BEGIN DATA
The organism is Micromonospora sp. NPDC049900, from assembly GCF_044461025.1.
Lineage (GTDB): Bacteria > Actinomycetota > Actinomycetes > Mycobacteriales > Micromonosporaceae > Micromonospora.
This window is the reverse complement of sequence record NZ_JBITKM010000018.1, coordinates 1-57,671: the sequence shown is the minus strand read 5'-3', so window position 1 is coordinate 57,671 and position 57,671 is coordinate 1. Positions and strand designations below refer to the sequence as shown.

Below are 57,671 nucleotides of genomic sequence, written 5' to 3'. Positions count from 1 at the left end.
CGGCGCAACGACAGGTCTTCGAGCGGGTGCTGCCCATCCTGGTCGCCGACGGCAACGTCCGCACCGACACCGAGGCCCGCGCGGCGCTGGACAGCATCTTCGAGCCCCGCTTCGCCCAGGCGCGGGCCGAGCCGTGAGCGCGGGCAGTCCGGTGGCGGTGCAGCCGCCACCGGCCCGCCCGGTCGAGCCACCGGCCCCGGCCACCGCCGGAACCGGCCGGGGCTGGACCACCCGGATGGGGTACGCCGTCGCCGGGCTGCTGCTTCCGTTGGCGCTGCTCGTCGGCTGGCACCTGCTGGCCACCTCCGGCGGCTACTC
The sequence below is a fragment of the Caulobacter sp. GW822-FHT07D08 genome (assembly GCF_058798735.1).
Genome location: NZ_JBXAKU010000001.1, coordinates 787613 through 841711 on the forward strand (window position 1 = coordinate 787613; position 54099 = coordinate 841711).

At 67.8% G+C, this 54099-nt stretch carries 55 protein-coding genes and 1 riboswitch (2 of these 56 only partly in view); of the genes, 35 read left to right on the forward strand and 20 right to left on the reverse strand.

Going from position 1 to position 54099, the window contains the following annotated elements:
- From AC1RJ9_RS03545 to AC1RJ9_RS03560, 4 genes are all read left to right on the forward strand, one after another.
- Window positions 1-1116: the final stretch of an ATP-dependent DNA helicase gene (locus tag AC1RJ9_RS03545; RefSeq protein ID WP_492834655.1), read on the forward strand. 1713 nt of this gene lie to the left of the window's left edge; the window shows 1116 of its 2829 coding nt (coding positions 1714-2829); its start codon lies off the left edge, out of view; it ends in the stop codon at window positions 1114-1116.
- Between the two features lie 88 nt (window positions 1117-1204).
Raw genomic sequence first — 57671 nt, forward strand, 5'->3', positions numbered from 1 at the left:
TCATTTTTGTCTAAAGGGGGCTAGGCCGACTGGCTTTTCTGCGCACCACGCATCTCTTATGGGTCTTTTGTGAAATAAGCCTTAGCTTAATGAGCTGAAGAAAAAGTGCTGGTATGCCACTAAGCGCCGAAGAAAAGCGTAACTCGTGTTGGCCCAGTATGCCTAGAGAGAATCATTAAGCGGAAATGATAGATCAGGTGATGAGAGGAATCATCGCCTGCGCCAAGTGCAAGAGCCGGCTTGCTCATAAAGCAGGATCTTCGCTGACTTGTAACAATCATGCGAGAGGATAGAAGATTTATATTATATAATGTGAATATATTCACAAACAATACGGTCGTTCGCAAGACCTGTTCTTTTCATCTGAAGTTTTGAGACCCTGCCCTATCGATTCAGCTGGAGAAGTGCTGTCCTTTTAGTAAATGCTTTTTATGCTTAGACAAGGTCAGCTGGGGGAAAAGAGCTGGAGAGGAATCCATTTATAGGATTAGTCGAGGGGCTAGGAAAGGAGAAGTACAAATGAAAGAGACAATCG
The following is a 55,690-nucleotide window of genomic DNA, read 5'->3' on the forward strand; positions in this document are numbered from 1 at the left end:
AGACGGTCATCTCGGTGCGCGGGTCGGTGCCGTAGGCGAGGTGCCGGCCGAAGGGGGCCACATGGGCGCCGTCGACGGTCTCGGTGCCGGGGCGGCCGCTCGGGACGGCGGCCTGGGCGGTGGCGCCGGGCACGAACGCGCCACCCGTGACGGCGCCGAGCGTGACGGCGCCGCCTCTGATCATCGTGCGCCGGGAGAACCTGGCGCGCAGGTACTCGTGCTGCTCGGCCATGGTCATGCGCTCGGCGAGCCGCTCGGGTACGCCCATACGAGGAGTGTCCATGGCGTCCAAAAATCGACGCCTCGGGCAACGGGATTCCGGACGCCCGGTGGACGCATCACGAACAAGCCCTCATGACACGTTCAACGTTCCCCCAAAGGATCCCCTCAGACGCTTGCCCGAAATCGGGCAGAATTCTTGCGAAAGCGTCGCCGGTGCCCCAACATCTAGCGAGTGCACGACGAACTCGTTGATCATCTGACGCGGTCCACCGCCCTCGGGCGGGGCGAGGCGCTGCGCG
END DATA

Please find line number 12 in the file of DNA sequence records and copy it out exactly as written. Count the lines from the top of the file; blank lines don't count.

- Between the two features lie 88 nt (window positions 1117-1204).